Existing cryptocurrency exchanges must receive a license from the MAS.


As early as 2015, the National Bank of Slovakia stated that bitcoin does not have the necessary attributes of currency, and therefore will not be regulated by the state. Cryptocurrencies transactions in the country are not prohibited or restricted in any way. Accordingly, there is limited legislative regulation in the country.


On December 23, 2013, the Ministry of Finance officially announced that digital currencies, such as Bitcoin, are not recognized by the authorities as a currency or as a financial asset. Taxes are levied only on transactions related to mining and exchange of cryptocurrency funds.


There is no legal regulation of turnover of cryptocurrency at the moment, however, the authorities of Taiwan are actively working on development of the necessary regulatory framework. While these acts are in elaboration, turnover of cryptocurrency is not restricted in the state. There is only one ban on installation of specialized bitcoin-ATMs.
Holding an ICO in Taiwan is also possible. Moreover, in October 2017, the authorities of Taiwan assured that they did not intend to ban holding an ICO.


Tunisia is a real "crypto pioneer". In 2015, Tunisia became the first country to make a decision to transfer state electronic currency eDinar to blockchain.


Turkey is also very positive about the issue of regulating turnover of cryptocurrency in the state. Despite the fact that there is no detailed legislative regulation of cryptocurrency in the country, according to the President of the Central Bank of Turkey, a specialized research group has been established to monitor the cryptocurrency market and develop an appropriate basis for legal regulation of this issue. Currently, cryptocurrency transactions are not restricted in any way. Moreover, national exchanges working with crypto-currencies have been functioning in Turkey for several years.


In early 2017, the Central Bank of the Philippines began to actively regulate the cryptocurrency market (despite previous statements about the risks and dangers of investing in cryptocurrencies). Cryptocurrency exchanges were equated to companies that perform money transfers, which in turn makes it compulsory for them to obtain an appropriate license. Also, exchanges must form specialized annual reporting.
In early December, 2017, the Central Bank also announced that work is underway to create a regulatory and legal framework for regulation of ICO. Let us also note the fact that there are still unconfirmed rumors about possible equating of cryptocurrencies to securities.


Status of cryptocurrency is determined in Finland. Similar currencies are considered in the country as a means of payment / financial instrument. Accordingly, cryptocurrency is not subject to VAT.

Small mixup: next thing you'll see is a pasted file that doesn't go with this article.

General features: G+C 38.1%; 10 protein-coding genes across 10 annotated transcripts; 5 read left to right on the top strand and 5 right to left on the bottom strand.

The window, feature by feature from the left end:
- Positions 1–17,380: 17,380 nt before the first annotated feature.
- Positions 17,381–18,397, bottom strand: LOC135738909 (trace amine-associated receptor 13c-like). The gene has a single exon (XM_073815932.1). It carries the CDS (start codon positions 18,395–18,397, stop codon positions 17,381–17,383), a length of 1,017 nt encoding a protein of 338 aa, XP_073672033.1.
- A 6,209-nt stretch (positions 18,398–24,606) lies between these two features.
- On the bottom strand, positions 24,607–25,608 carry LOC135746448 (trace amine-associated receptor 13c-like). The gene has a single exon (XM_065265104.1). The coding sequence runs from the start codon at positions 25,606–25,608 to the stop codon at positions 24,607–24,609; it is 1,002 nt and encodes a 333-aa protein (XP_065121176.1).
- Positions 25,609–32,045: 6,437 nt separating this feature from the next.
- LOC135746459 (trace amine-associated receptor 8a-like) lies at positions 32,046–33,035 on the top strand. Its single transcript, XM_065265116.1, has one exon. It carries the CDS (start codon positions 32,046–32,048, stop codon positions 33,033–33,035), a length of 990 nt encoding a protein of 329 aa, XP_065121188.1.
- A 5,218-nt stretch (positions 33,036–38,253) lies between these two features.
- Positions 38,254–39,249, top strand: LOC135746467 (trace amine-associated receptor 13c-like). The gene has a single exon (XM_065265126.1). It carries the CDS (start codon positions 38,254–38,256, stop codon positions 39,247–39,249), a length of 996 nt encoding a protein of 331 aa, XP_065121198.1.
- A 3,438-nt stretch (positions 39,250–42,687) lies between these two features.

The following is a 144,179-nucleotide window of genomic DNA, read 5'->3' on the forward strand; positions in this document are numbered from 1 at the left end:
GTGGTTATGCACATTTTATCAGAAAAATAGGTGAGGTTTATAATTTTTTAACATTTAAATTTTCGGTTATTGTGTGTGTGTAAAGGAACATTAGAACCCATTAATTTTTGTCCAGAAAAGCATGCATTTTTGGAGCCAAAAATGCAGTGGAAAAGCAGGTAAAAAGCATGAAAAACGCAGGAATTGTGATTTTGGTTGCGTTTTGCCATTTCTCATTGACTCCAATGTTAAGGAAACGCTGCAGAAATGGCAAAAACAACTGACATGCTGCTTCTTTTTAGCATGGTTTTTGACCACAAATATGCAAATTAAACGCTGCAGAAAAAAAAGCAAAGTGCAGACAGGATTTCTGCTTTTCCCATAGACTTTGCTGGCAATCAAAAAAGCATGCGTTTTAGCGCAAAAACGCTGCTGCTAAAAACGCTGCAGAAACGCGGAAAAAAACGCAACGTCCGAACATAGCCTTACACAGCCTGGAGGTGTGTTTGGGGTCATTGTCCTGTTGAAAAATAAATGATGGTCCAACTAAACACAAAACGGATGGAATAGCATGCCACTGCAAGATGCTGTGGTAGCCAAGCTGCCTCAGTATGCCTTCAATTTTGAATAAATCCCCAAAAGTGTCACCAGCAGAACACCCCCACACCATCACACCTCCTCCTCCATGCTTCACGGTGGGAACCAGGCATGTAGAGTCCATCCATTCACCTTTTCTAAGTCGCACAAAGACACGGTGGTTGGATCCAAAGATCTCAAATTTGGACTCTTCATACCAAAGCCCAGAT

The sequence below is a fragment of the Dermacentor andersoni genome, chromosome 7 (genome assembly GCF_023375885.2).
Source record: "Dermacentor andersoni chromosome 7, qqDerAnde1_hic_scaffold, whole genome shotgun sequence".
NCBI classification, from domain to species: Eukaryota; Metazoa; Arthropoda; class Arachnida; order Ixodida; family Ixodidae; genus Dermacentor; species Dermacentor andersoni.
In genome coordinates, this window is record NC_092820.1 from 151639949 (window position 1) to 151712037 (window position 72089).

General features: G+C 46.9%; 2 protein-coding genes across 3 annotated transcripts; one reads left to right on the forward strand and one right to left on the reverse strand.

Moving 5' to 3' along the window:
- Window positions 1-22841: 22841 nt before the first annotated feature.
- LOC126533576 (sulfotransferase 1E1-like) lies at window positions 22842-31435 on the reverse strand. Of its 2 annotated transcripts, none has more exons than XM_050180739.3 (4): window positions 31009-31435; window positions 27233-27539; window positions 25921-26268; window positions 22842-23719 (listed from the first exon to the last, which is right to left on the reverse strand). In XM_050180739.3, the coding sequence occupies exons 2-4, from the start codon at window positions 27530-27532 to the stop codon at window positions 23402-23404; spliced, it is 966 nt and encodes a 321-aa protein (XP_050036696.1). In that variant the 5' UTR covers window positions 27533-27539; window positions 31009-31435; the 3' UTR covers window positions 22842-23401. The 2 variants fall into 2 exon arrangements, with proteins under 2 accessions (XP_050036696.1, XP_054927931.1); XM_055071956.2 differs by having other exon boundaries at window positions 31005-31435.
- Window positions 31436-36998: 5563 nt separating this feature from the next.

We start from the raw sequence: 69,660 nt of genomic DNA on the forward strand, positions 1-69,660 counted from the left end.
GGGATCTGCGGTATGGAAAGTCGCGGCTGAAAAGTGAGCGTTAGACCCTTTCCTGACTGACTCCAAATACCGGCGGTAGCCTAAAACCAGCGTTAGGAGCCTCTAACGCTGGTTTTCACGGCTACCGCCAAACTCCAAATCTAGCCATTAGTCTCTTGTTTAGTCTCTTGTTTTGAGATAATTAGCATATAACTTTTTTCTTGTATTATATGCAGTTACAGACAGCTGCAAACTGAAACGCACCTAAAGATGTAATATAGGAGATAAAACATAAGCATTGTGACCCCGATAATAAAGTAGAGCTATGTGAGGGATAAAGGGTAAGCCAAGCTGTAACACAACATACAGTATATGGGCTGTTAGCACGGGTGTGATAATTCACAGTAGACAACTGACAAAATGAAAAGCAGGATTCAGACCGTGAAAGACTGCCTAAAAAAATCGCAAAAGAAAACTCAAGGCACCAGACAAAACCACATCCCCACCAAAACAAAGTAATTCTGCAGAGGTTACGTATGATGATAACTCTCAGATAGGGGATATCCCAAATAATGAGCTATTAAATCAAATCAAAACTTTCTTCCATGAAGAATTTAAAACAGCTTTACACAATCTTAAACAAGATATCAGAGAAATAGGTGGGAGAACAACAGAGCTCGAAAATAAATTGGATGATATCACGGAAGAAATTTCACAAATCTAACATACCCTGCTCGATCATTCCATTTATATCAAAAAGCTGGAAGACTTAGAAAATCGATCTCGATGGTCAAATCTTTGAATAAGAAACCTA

More detailed information concerning taxation of transactions with cryptocurrencies are described in the specialized instruction, issued by the Tax Administration of Finland. It states that two taxes are levied on cryptocurrencies transactions: capital gains tax and "wealth" tax. As for mining, this activity is subject to taxation.


At the moment, legal status of cryptocurrency in France is not determined, and it is very strange, since as early as July 2014 an official press release was issued stating that the French authorities are aware of the significance and prospects of the market of cryptocurrencies, opportunities and advantages from cryptocurrency transactions. It was also stated that projects of normative documents will soon be presented, aimed at settling the issues of taxation of cryptocurrency and cryptocurrency transactions in general. Up to this day - this never happened.
Given the fact that Emmanuelle Macron, current President of France, is positive about cryptocurrencies, then changes are possible for the better.


As early as 2015, the Swiss regulator FINMA (Financial Market Supervisory Authority) proposed to equate legal status of cryptocurrency in the country to foreign currencies. Due to this, transactions with cryptocurrencies are not subject to VAT, which is in line with the existing practice in the EU.
Individuals can carry out transactions without restrictions. However, a license is required for implementation of some commercial activities (for example, for purchase / sale of cryptocurrencies at specialized trade portals). Moreover, when carrying out cryptocurrencies transactions, it is necessary to comply with the requirements of AML / CFT in the state.